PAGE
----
Person: Al-Jawhari, al-Abbas ibn Said
Al-Jawhari was an Islamic mathematician whose main work was a commentary on Euclid's Elements.
Mathematical Profile (Excerpt):
- Al-Jawhari was employed in the service of al-Ma'mun in Baghdad, although we do not know exactly when he began his work there.
- Al-Jawhari, although best known as a geometer, made observations in Baghdad from 829 to 830 while working for al-Ma'mun.
- The main work by al-Jawhari was Commentary on Euclid's Elements which is listed in the Fihrist (Index), a work compiled by the bookseller Ibn an-Nadim in 988.
- Commentary on Euclid's Elements is almost the same work described by Nasir al-din al-Tusi (although al-Tusi gives a slightly different title for al-Jawhari's work: Emendation of the Elements).
- This work contained nearly fifty propositions additional to those given by Euclid and included an attempt by al-Jawhari to prove the parallel postulate.
- Al-Tusi quotes six of the nearly fifty propositions which together form what al-Jawhari believed was a proof of the parallel postulate.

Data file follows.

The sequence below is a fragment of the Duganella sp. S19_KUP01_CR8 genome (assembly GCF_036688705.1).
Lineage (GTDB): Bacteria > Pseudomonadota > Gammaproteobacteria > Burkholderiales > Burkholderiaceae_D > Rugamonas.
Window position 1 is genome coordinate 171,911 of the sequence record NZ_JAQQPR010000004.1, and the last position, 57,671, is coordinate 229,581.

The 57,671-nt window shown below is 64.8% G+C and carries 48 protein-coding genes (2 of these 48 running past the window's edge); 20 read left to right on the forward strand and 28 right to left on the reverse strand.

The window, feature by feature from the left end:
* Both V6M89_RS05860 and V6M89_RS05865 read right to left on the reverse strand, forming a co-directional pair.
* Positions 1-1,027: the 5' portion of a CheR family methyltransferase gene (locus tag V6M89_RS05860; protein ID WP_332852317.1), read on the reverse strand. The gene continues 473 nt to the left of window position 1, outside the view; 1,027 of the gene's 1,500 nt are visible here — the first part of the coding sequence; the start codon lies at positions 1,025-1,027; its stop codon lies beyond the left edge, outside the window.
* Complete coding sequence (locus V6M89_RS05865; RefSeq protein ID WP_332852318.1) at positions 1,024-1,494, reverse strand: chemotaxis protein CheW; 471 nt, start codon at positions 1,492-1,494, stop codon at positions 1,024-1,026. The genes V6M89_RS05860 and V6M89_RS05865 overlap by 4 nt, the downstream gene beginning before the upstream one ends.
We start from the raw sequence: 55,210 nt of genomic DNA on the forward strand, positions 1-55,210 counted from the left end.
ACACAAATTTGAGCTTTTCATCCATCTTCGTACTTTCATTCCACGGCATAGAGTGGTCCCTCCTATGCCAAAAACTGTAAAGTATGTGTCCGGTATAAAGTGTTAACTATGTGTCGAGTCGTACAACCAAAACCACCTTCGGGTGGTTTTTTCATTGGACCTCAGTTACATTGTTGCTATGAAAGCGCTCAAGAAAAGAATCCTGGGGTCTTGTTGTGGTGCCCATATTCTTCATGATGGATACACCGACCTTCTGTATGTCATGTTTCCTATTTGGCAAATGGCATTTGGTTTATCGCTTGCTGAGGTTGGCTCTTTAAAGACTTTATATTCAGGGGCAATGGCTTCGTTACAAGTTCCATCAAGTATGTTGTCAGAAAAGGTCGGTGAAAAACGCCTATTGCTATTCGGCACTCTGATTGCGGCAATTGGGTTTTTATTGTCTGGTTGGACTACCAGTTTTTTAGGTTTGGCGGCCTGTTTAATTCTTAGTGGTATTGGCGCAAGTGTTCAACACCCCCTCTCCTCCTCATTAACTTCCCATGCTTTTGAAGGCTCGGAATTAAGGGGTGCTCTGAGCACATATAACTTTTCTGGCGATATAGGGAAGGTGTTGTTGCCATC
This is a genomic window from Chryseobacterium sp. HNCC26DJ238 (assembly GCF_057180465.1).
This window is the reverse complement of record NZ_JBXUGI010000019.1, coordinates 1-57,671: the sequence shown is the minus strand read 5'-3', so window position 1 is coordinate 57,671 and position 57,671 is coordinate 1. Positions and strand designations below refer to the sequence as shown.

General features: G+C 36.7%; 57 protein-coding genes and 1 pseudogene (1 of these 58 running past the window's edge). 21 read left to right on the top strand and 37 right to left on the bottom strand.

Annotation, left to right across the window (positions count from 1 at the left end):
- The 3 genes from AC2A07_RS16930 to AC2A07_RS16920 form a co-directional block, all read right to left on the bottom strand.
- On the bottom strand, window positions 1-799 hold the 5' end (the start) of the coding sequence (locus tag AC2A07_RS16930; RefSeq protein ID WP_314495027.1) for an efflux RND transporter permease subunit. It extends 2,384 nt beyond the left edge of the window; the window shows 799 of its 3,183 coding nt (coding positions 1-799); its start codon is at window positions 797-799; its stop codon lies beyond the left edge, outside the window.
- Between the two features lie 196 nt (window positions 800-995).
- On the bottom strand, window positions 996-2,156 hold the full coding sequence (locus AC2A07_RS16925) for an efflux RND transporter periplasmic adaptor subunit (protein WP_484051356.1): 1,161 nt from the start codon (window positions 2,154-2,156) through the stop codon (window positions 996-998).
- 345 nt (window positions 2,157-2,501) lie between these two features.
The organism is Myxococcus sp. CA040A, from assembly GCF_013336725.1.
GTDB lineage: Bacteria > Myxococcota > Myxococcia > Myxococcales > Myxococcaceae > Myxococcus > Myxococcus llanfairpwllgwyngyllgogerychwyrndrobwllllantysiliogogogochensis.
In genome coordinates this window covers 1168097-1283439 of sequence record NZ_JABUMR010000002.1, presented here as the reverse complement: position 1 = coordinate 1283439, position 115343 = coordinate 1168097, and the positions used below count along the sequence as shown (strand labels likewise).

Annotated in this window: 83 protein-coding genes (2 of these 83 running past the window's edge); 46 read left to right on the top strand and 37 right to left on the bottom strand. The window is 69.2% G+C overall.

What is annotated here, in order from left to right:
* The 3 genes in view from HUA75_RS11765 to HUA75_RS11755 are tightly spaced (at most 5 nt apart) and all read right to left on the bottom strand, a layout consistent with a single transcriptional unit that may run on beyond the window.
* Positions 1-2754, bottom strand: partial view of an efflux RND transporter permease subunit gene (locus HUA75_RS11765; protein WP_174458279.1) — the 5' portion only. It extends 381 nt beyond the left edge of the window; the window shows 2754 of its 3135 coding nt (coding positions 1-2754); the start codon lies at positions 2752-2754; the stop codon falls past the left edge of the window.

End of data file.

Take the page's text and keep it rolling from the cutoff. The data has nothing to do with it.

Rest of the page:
- This means that, as far as we are aware, al-Jawhari was the first Arabic mathematician to attempt such a proof.
- In the short treatise al-Jawhari presents three additions to Book V of Euclid's Elements, which are meant prove Definition 5 which defines equal ratio, and Definition 7 which defines greater ratio.
- Al-Jawhari's "proofs" are examples of early attempts by Muslim mathematicians to understand the difficult concepts in Euclid's Elements.
Born about 800, possibly Baghdad, Iraq. Died about 860, possibly Baghdad, Iraq.
View full biography at MacTutor
Tags relevant for this person:
Ancient Arab, Origin Iraq
Adapted from other CC BY-SA 4.0 Sources:
- O’Connor, John J; Robertson, Edmund F: MacTutor History of Mathematics Archive